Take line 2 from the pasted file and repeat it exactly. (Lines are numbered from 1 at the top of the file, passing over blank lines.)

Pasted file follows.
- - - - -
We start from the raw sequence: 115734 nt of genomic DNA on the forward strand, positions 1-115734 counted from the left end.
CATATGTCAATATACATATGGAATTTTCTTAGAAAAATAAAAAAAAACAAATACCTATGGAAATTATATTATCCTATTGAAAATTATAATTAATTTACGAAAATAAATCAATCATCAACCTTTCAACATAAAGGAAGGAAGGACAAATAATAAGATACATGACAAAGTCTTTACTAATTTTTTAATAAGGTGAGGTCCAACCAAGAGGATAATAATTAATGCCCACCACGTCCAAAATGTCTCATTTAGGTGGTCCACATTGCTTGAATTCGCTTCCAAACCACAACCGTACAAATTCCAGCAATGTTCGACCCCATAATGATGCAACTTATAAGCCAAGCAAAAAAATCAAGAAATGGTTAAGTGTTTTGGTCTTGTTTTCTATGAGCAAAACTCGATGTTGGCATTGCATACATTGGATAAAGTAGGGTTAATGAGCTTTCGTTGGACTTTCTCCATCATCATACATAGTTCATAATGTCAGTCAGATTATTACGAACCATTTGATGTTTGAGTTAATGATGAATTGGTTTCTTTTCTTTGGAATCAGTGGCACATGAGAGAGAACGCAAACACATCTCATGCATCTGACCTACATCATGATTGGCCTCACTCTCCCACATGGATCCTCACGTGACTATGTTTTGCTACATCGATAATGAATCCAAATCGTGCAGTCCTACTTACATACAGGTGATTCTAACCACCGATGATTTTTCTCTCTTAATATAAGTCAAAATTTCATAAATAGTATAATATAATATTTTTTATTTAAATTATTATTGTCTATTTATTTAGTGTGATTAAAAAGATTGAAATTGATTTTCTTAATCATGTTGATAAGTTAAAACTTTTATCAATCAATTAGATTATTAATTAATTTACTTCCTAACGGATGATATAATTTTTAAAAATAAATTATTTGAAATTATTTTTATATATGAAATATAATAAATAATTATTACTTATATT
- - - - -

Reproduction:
CATATGTCAATATACATATGGAATTTTCTTAGAAAAATAAAAAAAAACAAATACCTATGGAAATTATATTATCCTATTGAAAATTATAATTAATTTACGAAAATAAATCAATCATCAACCTTTCAACATAAAGGAAGGAAGGACAAATAATAAGATACATGACAAAGTCTTTACTAATTTTTTAATAAGGTGAGGTCCAACCAAGAGGATAATAATTAATGCCCACCACGTCCAAAATGTCTCATTTAGGTGGTCCACATTGCTTGAATTCGCTTCCAAACCACAACCGTACAAATTCCAGCAATGTTCGACCCCATAATGATGCAACTTATAAGCCAAGCAAAAAAATCAAGAAATGGTTAAGTGTTTTGGTCTTGTTTTCTATGAGCAAAACTCGATGTTGGCATTGCATACATTGGATAAAGTAGGGTTAATGAGCTTTCGTTGGACTTTCTCCATCATCATACATAGTTCATAATGTCAGTCAGATTATTACGAACCATTTGATGTTTGAGTTAATGATGAATTGGTTTCTTTTCTTTGGAATCAGTGGCACATGAGAGAGAACGCAAACACATCTCATGCATCTGACCTACATCATGATTGGCCTCACTCTCCCACATGGATCCTCACGTGACTATGTTTTGCTACATCGATAATGAATCCAAATCGTGCAGTCCTACTTACATACAGGTGATTCTAACCACCGATGATTTTTCTCTCTTAATATAAGTCAAAATTTCATAAATAGTATAATATAATATTTTTTATTTAAATTATTATTGTCTATTTATTTAGTGTGATTAAAAAGATTGAAATTGATTTTCTTAATCATGTTGATAAGTTAAAACTTTTATCAATCAATTAGATTATTAATTAATTTACTTCCTAACGGATGATATAATTTTTAAAAATAAATTATTTGAAATTATTTTTATATATGAAATATAATAAATAATTATTACTTATATT